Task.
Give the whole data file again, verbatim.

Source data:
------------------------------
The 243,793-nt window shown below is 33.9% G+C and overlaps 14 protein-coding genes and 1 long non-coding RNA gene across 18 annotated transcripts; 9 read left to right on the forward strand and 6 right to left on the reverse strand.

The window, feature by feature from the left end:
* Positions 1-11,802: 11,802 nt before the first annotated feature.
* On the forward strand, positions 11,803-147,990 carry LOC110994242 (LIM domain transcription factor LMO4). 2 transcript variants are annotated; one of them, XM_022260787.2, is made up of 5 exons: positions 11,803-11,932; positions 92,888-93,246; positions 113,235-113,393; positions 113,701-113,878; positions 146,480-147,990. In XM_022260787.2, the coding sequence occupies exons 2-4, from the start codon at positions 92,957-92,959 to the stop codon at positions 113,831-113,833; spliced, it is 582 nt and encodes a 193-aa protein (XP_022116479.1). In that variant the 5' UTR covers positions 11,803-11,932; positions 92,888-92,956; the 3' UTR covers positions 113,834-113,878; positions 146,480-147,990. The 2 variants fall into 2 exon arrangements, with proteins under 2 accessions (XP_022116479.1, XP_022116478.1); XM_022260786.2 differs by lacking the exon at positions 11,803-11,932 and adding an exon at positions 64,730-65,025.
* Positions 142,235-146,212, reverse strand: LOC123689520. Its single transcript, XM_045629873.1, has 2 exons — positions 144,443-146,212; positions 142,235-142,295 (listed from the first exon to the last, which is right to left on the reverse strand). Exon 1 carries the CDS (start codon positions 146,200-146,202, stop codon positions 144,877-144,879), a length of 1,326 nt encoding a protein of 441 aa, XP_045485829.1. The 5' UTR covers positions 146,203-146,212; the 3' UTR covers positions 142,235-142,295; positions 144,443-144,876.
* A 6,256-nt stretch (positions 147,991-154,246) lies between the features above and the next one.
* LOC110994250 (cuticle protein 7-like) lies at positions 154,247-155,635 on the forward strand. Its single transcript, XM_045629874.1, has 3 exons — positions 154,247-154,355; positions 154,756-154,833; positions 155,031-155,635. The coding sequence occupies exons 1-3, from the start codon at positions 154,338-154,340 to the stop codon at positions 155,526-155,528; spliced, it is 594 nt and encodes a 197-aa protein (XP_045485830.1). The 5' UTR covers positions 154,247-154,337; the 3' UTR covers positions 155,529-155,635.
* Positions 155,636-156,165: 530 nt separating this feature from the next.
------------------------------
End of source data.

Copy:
The 243,793-nt window shown below is 33.9% G+C and overlaps 14 protein-coding genes and 1 long non-coding RNA gene across 18 annotated transcripts; 9 read left to right on the forward strand and 6 right to left on the reverse strand.

The window, feature by feature from the left end:
* Positions 1-11,802: 11,802 nt before the first annotated feature.
* On the forward strand, positions 11,803-147,990 carry LOC110994242 (LIM domain transcription factor LMO4). 2 transcript variants are annotated; one of them, XM_022260787.2, is made up of 5 exons: positions 11,803-11,932; positions 92,888-93,246; positions 113,235-113,393; positions 113,701-113,878; positions 146,480-147,990. In XM_022260787.2, the coding sequence occupies exons 2-4, from the start codon at positions 92,957-92,959 to the stop codon at positions 113,831-113,833; spliced, it is 582 nt and encodes a 193-aa protein (XP_022116479.1). In that variant the 5' UTR covers positions 11,803-11,932; positions 92,888-92,956; the 3' UTR covers positions 113,834-113,878; positions 146,480-147,990. The 2 variants fall into 2 exon arrangements, with proteins under 2 accessions (XP_022116479.1, XP_022116478.1); XM_022260786.2 differs by lacking the exon at positions 11,803-11,932 and adding an exon at positions 64,730-65,025.
* Positions 142,235-146,212, reverse strand: LOC123689520. Its single transcript, XM_045629873.1, has 2 exons — positions 144,443-146,212; positions 142,235-142,295 (listed from the first exon to the last, which is right to left on the reverse strand). Exon 1 carries the CDS (start codon positions 146,200-146,202, stop codon positions 144,877-144,879), a length of 1,326 nt encoding a protein of 441 aa, XP_045485829.1. The 5' UTR covers positions 146,203-146,212; the 3' UTR covers positions 142,235-142,295; positions 144,443-144,876.
* A 6,256-nt stretch (positions 147,991-154,246) lies between the features above and the next one.
* LOC110994250 (cuticle protein 7-like) lies at positions 154,247-155,635 on the forward strand. Its single transcript, XM_045629874.1, has 3 exons — positions 154,247-154,355; positions 154,756-154,833; positions 155,031-155,635. The coding sequence occupies exons 1-3, from the start codon at positions 154,338-154,340 to the stop codon at positions 155,526-155,528; spliced, it is 594 nt and encodes a 197-aa protein (XP_045485830.1). The 5' UTR covers positions 154,247-154,337; the 3' UTR covers positions 155,529-155,635.
* Positions 155,636-156,165: 530 nt separating this feature from the next.